Rationale: Chronic thromboembolic pulmonary hypertension (CTEPH) is characterized by defective thrombus resolution, pulmonary artery obstruction and vasculopathy. Transforming growth factor-beta (TGFβ) signaling mutations have been implicated in pulmonary arterial hypertension, whereas TGFβ's role in the pathophysiology of CTEPH is unknown.Objective: To determine whether defective TGFβ signaling in endothelial cells contributes to thrombus non-resolution and fibrosis.Methods and Results: Venous thrombosis was induced by inferior vena cava ligation in mice with genetic deletion of TGFβ1 in platelets (Plt.TGFβ-KO) or TGFβ type II receptors in endothelial cells (End.TGFβRII-KO). Pulmonary endarterectomy specimens from CTEPH patients were analyzed using immunohistochemistry. Primary human and mouse endothelial cells were studied using confocal microscopy, quantitative PCR and western blot. Absence of TGFβ1 in platelets did not alter platelet number or function, but was associated with faster venous thrombus resolution, whereas endothelial TGFβRII deletion resulted in larger, more fibrotic and higher vascularized venous thrombi. Increased circulating active TGFβ1 levels, endothelial TGFβRI/ALK1 and TGFβRI/ALK5 expression were detected in End.TGFβRII-KO mice, and activated TGFβ signaling was present in vessel-rich areas of CTEPH specimens. CTEPH-ECs and murine endothelial cells lacking TGFβRII simultaneously expressed endothelial and mesenchymal markers and transcription factors regulating endothelial-to-mesenchymal transition, similar to TGFβ1-stimulated endothelial cells. Mechanistically, increased endothelin-1 levels were detected in TGFβRII-KO endothelial cells, murine venous thrombi or endarterectomy specimens and plasma of CTEPH patients, and endothelin-1 overexpression was prevented by inhibition of ALK5, and to a lesser extent of ALK1. ALK5 inhibition and endothelin receptor antagonization inhibited mesenchymal lineage conversion in TGFβ1-exposed human and murine endothelial cells and improved venous thrombus resolution and pulmonary vaso-occlusions in End.TGFβRII-KO mice.Conclusions: Endothelial TGFβ1 signaling via type I receptors and endothelin-1 contribute to mesenchymal lineage transition and thrombofibrosis, which were prevented by blocking endothelin receptors. Our findings may have relevant implications for the prevention and management of CTEPH.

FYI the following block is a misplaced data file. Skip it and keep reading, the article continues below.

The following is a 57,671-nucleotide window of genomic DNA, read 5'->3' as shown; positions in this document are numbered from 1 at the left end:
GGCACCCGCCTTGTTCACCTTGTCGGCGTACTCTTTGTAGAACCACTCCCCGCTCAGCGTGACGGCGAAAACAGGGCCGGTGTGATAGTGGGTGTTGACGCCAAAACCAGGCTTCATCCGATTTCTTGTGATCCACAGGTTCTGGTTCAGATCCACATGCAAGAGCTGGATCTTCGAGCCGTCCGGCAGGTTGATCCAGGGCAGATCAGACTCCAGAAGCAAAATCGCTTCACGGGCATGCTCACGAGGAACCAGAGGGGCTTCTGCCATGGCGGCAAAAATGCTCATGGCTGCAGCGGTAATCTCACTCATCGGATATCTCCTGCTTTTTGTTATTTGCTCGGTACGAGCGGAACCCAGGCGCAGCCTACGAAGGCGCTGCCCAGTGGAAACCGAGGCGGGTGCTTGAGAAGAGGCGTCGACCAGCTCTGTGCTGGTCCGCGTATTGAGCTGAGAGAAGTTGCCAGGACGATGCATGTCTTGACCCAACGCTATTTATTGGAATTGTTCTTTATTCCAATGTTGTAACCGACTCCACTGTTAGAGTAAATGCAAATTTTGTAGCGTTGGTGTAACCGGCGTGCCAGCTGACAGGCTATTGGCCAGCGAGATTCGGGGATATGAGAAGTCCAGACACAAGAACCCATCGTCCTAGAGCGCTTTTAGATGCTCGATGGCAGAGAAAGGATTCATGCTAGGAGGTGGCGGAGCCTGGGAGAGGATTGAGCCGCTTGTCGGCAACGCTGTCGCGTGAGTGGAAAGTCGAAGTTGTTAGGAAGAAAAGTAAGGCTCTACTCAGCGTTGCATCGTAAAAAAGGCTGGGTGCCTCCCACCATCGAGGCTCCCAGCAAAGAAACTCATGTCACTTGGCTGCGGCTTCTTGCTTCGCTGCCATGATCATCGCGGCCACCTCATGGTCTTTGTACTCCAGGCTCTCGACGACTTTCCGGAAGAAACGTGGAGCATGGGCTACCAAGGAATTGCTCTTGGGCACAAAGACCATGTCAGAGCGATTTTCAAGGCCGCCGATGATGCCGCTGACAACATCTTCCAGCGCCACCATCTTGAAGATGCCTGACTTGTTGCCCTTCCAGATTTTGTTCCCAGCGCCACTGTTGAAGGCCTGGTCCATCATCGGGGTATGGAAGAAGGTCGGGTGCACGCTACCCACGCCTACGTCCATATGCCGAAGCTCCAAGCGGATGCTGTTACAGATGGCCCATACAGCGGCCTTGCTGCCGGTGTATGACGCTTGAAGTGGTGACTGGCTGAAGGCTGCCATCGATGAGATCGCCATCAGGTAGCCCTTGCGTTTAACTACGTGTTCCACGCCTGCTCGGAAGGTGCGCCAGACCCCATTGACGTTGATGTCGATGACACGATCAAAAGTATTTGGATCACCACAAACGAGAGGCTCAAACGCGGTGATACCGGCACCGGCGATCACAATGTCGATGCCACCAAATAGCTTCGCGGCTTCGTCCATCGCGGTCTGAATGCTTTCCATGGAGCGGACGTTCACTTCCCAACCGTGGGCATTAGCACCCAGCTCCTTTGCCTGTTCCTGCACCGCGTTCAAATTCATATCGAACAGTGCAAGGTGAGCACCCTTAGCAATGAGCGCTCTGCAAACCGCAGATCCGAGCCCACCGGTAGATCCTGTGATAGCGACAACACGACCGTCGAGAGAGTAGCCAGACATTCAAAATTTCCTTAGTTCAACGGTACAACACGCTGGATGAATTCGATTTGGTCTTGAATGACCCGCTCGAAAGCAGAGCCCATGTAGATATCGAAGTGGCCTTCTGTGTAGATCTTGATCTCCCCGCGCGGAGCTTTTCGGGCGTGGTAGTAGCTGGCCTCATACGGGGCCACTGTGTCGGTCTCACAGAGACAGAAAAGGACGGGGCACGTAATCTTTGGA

更新日期:2019-11-21
  • Functional Screening of Candidate Causal Genes for Insulin Resistance in Human Preadipocytes and Adipocytes
    Circ. Res. (IF 15.862) Pub Date : 2019-11-19
    Zhifen Chen, Haojie Yu, Xu Shi, Curtis R Warren, Luca A Lotta, Max Friesen, Torsten Meissner, Claudia Langenberg, Martin Wabitsch, Nick Wareham, Mark D Benson, Robert E Gerszten, Chad A. Cowan